I needed a dress form for a five year old and my husband came up with a piece of post (18″ diameter) nailed to a plywood floor for stability. We covered it with a black plastic garbage bag and it worked great!

Child's dress form with 18" circumference.
My version of a child’s dress form. The circumference is 18″.

I put the underskirt on the model and the crocheted band on over that, securing it with a plastic twist tie. Then I cut about 10 yards of 57″ wide tule into 4″ lengths, leaving the fabric folded as it came off the bolt. I didn’t cut them all at once. I used a pair of scissors, cutting a few at a time. Then taking each one, I cut the factory folded end in half. Each time I ended up with two strips in my hands that I folded in half. Using a large G or H crochet hook, stick the hook through the hole in the crochet, hook the loop created by folding the tule in half, and pull it through a few inches.

Child's tutu apron tutorial
Use a crochet hook to bring the tule through the hole in the waistband.

Use the crochet hook to grab the length of tule and pull it through the hole just created.

Child's tutu tutorial
Loop tule through the crocheted band.

Set the crochet hook down. Use one hand to stabilize the crocheted band while using the other to pull and tighten the looped tule. Use one 4″ wide strip of tule cut at the factory foldline for each spot around.

Child's tutu tutorial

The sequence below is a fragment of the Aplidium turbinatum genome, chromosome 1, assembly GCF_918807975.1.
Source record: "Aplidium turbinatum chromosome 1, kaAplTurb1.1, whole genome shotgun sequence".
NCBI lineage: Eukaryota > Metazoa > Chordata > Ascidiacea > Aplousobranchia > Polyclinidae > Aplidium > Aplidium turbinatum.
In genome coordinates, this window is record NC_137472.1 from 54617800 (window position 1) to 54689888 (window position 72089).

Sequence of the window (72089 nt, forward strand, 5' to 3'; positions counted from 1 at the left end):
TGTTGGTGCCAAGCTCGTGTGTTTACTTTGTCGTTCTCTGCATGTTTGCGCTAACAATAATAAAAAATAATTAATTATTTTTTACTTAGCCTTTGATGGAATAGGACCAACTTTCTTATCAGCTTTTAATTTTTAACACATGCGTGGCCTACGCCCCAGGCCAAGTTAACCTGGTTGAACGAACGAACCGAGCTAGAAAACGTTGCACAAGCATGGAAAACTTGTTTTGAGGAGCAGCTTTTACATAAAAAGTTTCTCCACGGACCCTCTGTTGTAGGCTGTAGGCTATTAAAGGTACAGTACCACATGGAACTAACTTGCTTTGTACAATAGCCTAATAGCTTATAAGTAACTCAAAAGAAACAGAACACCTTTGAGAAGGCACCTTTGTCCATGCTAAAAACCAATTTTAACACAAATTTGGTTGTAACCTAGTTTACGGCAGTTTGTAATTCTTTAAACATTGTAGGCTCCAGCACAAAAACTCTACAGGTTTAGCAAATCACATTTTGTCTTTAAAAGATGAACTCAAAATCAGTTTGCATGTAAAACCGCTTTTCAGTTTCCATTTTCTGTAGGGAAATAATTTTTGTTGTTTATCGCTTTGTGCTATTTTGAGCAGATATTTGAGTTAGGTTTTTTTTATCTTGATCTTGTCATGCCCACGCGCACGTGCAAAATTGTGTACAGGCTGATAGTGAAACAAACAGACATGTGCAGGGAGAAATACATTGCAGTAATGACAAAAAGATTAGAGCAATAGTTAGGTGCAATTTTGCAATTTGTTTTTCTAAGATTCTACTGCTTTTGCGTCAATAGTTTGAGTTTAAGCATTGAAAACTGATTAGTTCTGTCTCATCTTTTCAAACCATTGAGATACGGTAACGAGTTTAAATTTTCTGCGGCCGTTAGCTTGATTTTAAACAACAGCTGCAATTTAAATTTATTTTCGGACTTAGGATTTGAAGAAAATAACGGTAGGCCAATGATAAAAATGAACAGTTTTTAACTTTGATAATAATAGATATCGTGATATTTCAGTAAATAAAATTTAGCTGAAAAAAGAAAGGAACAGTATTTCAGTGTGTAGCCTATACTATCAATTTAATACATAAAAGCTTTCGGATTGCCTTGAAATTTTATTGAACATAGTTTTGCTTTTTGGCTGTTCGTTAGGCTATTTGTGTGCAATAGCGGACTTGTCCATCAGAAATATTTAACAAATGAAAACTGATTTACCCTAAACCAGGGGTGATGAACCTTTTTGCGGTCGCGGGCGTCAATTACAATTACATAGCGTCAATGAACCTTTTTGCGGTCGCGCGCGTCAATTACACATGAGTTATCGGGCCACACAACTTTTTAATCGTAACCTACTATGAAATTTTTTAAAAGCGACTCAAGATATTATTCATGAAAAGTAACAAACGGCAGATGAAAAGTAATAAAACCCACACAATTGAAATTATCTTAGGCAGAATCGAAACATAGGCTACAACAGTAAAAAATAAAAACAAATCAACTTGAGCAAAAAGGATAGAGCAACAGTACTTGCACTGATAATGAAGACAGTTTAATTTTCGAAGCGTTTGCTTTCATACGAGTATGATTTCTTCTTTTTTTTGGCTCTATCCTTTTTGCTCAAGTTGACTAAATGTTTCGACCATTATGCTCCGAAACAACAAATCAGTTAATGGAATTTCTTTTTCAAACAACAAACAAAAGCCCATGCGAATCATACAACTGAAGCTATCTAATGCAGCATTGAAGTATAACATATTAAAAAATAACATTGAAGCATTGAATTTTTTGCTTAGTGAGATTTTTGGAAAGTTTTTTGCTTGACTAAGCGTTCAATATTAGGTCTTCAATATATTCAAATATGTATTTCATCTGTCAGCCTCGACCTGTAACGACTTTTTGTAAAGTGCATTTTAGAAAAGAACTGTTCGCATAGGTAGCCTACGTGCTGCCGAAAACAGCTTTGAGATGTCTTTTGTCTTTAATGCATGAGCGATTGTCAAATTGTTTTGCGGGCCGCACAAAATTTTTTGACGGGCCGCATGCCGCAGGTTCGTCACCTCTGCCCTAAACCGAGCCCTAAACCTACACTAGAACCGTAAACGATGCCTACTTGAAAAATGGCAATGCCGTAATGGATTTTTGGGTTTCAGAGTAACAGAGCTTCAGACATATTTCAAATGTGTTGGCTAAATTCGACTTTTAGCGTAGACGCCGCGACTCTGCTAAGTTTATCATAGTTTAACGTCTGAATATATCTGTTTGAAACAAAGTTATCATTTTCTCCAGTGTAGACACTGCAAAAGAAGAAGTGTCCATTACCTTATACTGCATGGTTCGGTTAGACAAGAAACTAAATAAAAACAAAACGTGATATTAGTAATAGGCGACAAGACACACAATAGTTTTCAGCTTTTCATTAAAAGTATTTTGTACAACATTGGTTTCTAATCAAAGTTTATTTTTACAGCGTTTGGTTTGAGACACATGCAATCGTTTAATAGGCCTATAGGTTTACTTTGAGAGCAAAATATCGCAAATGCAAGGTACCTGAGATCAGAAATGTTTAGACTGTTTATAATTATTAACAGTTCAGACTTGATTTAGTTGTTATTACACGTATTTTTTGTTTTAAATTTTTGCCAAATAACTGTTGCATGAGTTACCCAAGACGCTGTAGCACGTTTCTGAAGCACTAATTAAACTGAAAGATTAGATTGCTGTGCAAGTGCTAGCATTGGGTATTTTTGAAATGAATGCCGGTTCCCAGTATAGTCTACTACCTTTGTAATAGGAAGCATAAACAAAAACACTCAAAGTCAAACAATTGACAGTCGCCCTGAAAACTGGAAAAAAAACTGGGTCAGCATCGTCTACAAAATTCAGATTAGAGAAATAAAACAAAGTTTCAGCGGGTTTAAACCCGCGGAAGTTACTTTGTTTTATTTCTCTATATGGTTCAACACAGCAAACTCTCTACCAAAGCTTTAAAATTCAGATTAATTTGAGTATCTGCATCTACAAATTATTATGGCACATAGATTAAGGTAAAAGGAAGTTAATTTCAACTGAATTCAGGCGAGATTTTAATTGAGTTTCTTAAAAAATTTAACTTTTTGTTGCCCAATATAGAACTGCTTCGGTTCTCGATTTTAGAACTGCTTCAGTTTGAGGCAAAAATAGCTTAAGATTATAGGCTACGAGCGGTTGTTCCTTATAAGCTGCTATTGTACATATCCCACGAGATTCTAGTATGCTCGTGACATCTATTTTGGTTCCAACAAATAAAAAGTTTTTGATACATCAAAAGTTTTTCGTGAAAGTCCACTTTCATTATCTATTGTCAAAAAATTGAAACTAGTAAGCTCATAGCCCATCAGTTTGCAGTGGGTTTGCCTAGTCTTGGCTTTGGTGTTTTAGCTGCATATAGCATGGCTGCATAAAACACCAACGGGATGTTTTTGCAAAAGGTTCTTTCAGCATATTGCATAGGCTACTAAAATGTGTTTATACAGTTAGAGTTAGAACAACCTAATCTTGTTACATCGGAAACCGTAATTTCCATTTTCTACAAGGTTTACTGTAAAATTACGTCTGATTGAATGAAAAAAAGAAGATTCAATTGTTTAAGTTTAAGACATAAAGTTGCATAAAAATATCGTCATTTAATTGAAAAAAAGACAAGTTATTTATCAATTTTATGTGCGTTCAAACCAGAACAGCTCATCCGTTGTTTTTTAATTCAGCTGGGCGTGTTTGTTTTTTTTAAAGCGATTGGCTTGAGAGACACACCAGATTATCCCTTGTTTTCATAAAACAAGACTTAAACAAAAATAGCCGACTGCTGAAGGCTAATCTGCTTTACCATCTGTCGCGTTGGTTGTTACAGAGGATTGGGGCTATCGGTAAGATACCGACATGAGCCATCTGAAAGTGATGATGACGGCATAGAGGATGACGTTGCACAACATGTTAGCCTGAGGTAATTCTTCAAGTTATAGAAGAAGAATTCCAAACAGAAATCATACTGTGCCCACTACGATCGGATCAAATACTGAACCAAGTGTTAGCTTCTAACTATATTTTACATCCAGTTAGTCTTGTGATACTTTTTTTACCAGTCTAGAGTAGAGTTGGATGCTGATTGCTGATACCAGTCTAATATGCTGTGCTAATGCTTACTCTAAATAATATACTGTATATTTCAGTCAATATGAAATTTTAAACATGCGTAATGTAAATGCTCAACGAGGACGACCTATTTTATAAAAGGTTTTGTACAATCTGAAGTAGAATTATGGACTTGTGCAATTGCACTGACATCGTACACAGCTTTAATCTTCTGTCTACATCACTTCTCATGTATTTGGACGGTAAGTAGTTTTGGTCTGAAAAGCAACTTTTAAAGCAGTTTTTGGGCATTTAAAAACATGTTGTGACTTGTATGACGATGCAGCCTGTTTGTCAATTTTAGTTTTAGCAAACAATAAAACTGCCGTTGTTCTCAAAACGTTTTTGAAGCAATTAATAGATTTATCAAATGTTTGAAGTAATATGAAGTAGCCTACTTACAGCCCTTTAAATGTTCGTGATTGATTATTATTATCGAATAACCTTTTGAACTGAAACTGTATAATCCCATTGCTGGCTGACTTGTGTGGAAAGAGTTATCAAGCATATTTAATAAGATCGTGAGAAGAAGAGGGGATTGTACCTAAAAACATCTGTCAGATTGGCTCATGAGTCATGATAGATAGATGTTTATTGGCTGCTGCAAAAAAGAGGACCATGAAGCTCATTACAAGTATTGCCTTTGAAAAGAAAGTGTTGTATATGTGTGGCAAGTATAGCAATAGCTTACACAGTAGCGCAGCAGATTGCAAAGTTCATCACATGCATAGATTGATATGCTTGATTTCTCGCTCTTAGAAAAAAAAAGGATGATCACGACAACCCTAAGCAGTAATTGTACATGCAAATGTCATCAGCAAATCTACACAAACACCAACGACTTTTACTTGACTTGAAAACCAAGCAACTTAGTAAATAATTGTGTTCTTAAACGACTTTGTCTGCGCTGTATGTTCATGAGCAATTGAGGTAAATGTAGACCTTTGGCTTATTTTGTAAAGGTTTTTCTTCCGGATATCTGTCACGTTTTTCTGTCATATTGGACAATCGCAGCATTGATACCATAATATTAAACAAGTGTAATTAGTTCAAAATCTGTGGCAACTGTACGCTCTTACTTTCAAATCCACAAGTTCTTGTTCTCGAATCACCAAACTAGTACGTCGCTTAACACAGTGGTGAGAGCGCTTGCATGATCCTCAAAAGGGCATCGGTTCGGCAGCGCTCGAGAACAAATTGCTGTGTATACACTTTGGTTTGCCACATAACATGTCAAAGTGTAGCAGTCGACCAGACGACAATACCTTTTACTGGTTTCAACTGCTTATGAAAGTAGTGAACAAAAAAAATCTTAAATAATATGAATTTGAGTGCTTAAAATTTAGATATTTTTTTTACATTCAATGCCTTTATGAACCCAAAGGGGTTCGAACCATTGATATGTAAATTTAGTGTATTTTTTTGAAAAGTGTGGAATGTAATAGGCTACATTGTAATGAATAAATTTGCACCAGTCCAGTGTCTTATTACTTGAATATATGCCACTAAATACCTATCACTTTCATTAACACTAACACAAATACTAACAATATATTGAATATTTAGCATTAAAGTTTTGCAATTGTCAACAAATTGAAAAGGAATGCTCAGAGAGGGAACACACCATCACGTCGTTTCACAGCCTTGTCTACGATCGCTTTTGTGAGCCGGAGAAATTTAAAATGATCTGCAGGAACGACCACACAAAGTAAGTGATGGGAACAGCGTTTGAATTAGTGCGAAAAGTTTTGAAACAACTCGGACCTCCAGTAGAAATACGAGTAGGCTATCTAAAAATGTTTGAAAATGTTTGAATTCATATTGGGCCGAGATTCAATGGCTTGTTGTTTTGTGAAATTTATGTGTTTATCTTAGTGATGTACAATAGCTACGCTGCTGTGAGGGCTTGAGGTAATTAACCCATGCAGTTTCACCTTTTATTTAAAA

Pull cut ends of tule through the loop.

The bottom two rows were folded in half at 28 1/2″ in length. The tule strips on the third row up were cut at about 24″ in length. The tule strips on the top row were cut in thirds at 19″ each. (Recap: Bottom two rows are same length. Third row up is 4″ shorter. Top row is approximately 8 – 10″ shorter. I made the back of the top row a bit longer than the front of the top row. It was ok to have it full and poofy in the back. The front needed to be a bit more subdued.)

Child's tutu apron taking shape over the underskirt.
The tutu apron is taking shape over the underskirt.

Take your time and enjoy the creative process. It’s a bit time consuming but worth it.

Child's finished tutu.
Finished tutu.

The t-shirt was purchased and put on the model backwards creating a higher neckline in the front. The back was cut out, rolled over and hemmed with a straight stitch at stitch size 3 on my sewing machine.

Modified a purchased child's t-shirt.
A child’s t-shirt with the back and shoulder seams cut out.

I cut out the original shoulder seam out and attached lace making a new shoulder seam. One purchased fabric flower was hand sewn at the shoulder over each seam.

Child's tutu tutorial
Purchased fabric flowers were added at each shoulder.

The lace crossed over in the back and was tacked on each side to the t-shirt.

Another option for the back of the top.
This is another option for the back of the dress. It was scrapped for a cleaner look.

The t-shirt was tacked to the underskirt at the front and both sides to keep it tucked in. (The t-shirt was about 5″ longer than it needed to be. All that length was tucked into the waist of the underskirt before tacking.)  Add a pair of pink cowboy boots and a pink cowboy hat full of rose petals and the girls were ready to.

Shabby chic wedding
Child’s tutu and top complete.